Despite extensive research, the link between etiological factors and depression remains poorly understood. This may in part be due to a focus on strictly linear definitions of causality, derived at the group level. However, etiological relations in depression are likely to be dynamical, nonlinear and potentially unquantifiable with traditional statistics. Therefore the aim of this study was to evaluate the use of the convergent cross-mapping (CCM) method in investigating possible nonlinear relationships between supposed etiological factors and depressive symptomatology. Time series data from six healthy individuals were used to model the relationship between 24-h urinary free cortisol and negative affect using CCM and dewdrop embeddings. CCM is a nonlinear measure of causality, based on state space reconstruction with lagged coordinate embeddings. The results showed that nonlinear dynamical relationships between cortisol and negative affect may be present within participants, as demonstrated by a positive cross-map convergence from negative affect to cortisol. However, analyses also showed that noise and influential points had considerable impact on the results. Convergent crossmapping can be used to reveal possible nonlinear dynamical relationships between etiological factors and psychopathology that may remain undetected with traditional linear causality measures.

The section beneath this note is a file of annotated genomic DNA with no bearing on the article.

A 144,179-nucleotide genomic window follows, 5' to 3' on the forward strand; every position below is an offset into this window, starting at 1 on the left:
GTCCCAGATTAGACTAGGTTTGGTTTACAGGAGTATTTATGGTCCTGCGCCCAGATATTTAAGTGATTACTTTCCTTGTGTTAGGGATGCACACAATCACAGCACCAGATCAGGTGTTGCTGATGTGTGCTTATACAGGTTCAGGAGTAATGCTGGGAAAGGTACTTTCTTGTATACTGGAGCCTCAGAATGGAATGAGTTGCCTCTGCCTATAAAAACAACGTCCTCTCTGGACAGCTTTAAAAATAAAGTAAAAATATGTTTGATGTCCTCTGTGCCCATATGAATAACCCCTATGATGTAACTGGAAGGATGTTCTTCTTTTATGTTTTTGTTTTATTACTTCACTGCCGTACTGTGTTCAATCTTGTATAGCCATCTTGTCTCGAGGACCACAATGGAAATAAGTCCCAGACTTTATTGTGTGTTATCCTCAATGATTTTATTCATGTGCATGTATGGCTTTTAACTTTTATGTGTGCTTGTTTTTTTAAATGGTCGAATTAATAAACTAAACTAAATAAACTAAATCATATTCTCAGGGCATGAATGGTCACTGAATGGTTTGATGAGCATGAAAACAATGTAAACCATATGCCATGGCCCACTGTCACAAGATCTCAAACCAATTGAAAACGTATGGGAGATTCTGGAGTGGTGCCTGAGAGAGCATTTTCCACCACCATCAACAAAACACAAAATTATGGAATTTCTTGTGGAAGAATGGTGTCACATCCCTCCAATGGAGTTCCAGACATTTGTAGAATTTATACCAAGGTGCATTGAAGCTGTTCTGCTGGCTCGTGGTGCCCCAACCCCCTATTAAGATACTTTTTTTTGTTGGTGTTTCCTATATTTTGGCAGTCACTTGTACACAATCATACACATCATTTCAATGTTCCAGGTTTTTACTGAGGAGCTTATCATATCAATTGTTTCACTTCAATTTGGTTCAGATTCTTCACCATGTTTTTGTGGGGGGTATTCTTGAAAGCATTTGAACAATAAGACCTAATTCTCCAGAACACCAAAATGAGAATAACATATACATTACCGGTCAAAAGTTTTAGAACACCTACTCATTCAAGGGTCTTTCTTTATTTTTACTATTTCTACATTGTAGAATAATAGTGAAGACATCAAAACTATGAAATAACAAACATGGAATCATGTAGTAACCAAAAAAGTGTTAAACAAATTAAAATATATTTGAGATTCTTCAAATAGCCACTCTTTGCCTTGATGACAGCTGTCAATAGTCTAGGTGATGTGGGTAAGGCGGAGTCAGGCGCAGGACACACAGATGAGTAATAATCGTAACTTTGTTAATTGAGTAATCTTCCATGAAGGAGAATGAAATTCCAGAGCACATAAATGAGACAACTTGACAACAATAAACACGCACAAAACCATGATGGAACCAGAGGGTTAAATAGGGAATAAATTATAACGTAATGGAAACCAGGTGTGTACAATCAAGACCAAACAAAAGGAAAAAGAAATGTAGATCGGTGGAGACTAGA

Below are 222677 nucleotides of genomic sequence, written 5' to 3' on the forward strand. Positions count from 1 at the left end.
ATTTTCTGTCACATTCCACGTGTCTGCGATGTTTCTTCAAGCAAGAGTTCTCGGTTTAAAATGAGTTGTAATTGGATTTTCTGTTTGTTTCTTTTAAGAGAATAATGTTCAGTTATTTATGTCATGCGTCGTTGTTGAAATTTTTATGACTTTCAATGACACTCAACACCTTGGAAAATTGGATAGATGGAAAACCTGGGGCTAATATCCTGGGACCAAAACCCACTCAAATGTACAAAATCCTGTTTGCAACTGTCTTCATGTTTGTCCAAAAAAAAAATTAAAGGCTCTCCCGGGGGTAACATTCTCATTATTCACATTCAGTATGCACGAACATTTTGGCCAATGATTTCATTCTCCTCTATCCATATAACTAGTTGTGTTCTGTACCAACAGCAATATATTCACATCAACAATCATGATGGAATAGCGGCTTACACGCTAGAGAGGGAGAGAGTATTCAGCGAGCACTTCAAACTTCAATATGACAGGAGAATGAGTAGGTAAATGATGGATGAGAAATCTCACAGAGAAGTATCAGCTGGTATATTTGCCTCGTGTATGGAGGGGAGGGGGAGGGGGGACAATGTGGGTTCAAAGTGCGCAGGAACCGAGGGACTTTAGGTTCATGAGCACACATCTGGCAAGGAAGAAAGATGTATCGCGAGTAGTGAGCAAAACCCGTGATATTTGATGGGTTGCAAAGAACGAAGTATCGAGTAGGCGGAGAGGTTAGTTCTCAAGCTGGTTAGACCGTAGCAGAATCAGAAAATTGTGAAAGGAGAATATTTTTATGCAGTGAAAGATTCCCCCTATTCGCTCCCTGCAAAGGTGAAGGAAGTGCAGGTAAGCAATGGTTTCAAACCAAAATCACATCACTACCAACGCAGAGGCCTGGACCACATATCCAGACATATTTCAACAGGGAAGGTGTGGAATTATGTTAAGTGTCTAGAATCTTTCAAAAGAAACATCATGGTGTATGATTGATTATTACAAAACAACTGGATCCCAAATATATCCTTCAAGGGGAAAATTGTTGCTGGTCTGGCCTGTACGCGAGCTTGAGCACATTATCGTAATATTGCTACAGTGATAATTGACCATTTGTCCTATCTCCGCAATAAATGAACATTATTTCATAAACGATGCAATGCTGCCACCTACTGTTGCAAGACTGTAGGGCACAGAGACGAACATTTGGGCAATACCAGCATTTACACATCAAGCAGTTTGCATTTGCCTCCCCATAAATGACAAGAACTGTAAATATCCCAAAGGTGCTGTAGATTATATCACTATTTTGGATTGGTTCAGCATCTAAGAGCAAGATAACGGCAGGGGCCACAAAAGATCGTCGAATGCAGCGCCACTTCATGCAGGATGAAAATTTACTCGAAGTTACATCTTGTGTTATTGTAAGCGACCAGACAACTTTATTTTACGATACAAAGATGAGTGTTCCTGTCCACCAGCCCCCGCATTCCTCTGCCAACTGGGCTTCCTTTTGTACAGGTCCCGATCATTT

|Tijdschrift||Nonlinear dynamics, psychology, and life sciences|
|Nummer van het tijdschrift||1|
|Status||Published - jan-2016|